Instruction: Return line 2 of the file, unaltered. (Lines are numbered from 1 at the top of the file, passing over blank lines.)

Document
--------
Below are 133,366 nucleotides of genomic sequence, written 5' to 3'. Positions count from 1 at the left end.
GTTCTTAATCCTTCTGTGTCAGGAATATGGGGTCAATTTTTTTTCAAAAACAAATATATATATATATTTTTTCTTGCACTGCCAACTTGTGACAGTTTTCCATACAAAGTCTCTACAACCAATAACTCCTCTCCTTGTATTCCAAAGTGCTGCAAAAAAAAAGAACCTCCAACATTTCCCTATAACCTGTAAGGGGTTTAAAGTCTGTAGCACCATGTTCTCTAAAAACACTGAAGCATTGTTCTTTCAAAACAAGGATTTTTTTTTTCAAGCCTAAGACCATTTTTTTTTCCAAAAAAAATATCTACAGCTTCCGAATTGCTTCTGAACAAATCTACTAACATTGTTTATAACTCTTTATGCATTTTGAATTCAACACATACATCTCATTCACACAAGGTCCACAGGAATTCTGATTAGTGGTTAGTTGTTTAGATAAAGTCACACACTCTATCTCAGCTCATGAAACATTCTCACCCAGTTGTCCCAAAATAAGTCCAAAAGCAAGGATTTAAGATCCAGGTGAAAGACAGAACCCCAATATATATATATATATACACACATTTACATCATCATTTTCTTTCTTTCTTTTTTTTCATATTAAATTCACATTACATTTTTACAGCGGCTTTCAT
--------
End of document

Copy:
GTTCTTAATCCTTCTGTGTCAGGAATATGGGGTCAATTTTTTTTCAAAAACAAATATATATATATATTTTTTCTTGCACTGCCAACTTGTGACAGTTTTCCATACAAAGTCTCTACAACCAATAACTCCTCTCCTTGTATTCCAAAGTGCTGCAAAAAAAAAGAACCTCCAACATTTCCCTATAACCTGTAAGGGGTTTAAAGTCTGTAGCACCATGTTCTCTAAAAACACTGAAGCATTGTTCTTTCAAAACAAGGATTTTTTTTTTCAAGCCTAAGACCATTTTTTTTTCCAAAAAAAATATCTACAGCTTCCGAATTGCTTCTGAACAAATCTACTAACATTGTTTATAACTCTTTATGCATTTTGAATTCAACACATACATCTCATTCACACAAGGTCCACAGGAATTCTGATTAGTGGTTAGTTGTTTAGATAAAGTCACACACTCTATCTCAGCTCATGAAACATTCTCACCCAGTTGTCCCAAAATAAGTCCAAAAGCAAGGATTTAAGATCCAGGTGAAAGACAGAACCCCAATATATATATATATATACACACATTTACATCATCATTTTCTTTCTTTCTTTTTTTTCATATTAAATTCACATTACATTTTTACAGCGGCTTTCAT